Rosemarie,

I'm not sure what you can do with your ex, since, like PDs do a lot of the time, he's stretching boundaries, existing in gray areas, not really overtly breaking the law - yet.

If you have any means of personal persuasion that you think might be effective -- whether that's ignoring him, anger, begging, threatening police action, whatever, then I would try that, because really what you're trying to do is stop him, so he is where you need to start, as going to police, court, etc., files paperwork, and sets up penalties, but doesn't actually physically prevent him from doing what he wants to do.

I would also vary your routine, and keep your plans/your life/your business completely private -- no facebook, nothing public, nothing that he could find out, so he doesn't know where or when you are or what you're doing.

As a last resort I would try for a restraining order. Ostensibly they are for if you feel in imminent danger of bodily harm or something similar, but standards -- written and unwritten -- may be stricter or looser depending on jurisdiction, judge, etc. At any rate, you could always try, and then the worst that would happen is that you would not succeed, but there's no harm in trying.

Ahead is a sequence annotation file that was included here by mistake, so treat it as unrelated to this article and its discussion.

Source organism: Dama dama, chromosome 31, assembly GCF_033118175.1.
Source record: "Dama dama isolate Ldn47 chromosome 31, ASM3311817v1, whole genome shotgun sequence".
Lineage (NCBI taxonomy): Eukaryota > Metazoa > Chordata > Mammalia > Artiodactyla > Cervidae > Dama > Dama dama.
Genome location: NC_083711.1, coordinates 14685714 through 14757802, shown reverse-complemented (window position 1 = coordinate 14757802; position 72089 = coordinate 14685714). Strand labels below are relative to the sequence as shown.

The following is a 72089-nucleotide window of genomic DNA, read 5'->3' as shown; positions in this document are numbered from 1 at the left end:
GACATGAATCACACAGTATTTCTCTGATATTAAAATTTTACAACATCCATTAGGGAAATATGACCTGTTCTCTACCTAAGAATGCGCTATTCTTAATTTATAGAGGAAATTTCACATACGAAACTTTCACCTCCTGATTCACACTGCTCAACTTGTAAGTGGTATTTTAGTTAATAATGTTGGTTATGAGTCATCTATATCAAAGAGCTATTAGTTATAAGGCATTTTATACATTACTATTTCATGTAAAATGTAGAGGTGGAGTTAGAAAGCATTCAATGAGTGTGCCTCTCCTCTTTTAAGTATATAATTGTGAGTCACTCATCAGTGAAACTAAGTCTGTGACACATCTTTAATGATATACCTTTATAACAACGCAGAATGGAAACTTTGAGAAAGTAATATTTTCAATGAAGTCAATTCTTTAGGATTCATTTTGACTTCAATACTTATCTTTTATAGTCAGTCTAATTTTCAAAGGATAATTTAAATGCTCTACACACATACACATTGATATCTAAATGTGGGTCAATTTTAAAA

I'm sorry, but unfortunately, I do not think the police are going to care that your ex boyfriend is putting nice things in your car that you left unlocked, especially since you have only 1 of these incidents under your belt. I'm not saying I agree, I'm just saying the police typically do not care about these things until or unless explicit threats are made, harm has already been done, or blood or other physical evidence is present.

But your ex may not know that, so if you think he' the type to back off at something like that, then by all means mention you are considering it.

Best of luck and stay safe,
-ANL

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HiddenFlower

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Re: Guidance needed
« Reply #7 on: April 07, 2016, 02:59:03 PM »
Lock your car doors (if they can be locked).

Send him a text saying unequivocally and unemotionally, do not come into my car/work area.

Address each boundary breaking head-on this way. Like A_newlife2014 said, the police won't really care if he's just leaving stuff, but if you document that you've addressed it and tell him to leave you alone, they are more likely to pay attention, especially if it starts becoming a pattern.